Graceful Perseverance: The Real Test - 02/03
Welcome to this week’s blog. This week I am studying John, Chapter 21:15-21 where Jesus appears before his 12 disciples. Jesus challenges one of the disciples by asking him the same question, three times.
In this scripture Jesus is asking Simon Peter, son of John, “Do you love me?”
When they had finished eating, Jesus said to Simon Peter, Simon son of John, do you love me more than these? Yes, Lord, he said, you know that I love you. Jesus said, Feed my lambs. Again, Jesus said, Simon son of John, do you love me? He answered, Yes, Lord, you know that I love you. Jesus said, Take care of my sheep. The third time he said to him, Simon son of John, do you love me? Peter was hurt because Jesus asked him the third time, Do you love me? He said, Lord, you know all things; you know that I love you - John 21:15-17.
In this parable, Jesus is affirming Peter’s loyalty by asking him three times if he loves Him. Peter answered yes three times and each time, in his heart, he truly accepted Jesus. Peter told Jesus he loved Him in the moment, but at a later time, the night before Jesus’ crucifixion, when there was chaos in the streets, Peter would in that moment deny Jesus three times. As Roman soldiers led Jesus to His crucifixion, Jesus passed Peter while carrying His cross.
Peter was then approached by the authorities, asking if he knew this man, they called the Messiah. Peter denied knowing Jesus three times to the authorities in order to save his own life.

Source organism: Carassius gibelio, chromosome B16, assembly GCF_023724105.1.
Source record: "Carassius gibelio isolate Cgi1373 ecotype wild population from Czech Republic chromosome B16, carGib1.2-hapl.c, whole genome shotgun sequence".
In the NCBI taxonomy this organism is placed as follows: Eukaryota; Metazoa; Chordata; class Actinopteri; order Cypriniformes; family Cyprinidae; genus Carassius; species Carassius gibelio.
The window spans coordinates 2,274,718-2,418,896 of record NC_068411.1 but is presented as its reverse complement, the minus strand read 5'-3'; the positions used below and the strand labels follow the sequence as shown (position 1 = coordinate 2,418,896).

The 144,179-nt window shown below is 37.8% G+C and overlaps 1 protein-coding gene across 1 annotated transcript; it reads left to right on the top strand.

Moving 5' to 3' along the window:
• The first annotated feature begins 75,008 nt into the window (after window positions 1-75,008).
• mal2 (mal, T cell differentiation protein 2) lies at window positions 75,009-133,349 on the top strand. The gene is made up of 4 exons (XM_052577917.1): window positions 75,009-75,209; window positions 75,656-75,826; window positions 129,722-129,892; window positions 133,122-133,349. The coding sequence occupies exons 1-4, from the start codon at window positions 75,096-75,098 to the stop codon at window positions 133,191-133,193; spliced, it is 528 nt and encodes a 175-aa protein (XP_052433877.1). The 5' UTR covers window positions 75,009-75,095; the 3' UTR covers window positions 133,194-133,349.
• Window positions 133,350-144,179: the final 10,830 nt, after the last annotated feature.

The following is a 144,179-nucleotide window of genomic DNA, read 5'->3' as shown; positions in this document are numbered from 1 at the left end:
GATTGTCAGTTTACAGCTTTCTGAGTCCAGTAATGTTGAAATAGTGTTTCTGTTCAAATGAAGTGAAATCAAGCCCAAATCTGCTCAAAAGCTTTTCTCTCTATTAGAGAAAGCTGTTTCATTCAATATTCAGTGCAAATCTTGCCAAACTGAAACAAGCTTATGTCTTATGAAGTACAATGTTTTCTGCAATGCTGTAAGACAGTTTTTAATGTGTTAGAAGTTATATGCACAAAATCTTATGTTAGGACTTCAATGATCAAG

As in Peter’s encounter with the Romans where he denied Jesus, Jesus will also challenge us in our faith walk and in our love for Him as well. Will you deny Jesus if it means saving your life? Many, when asked, will say "Yes, of course I love Jesus," when they’re in a non-threatening, casual situation. It’s one thing if you say yes, you love Jesus, but then the real test is to back up your words by your readiness and commitment to serve Him above all else, even at the cost of your own life.
Are you telling friends and family in general conversations that yes, you love Jesus? Are you saying one thing, but your actions prove otherwise? Are you living your life for Jesus or for yourself, in the flesh, in a superficial world? Are you pretentious and showy in your words because you think if you say what others want to hear they will never figure out your true, hypocritical feelings?
Words have power, and even Christians and non-believers can be intuitive enough to see the inconsistency between your words and your actions. Our words and our actions say a lot about our faith and the way we live our life. You may be able to deceive those around you just as Peter did with the Romans, but you will never have the influence or power to fool God, your Creator.
Here’s what the Lord declares about hypocrisy.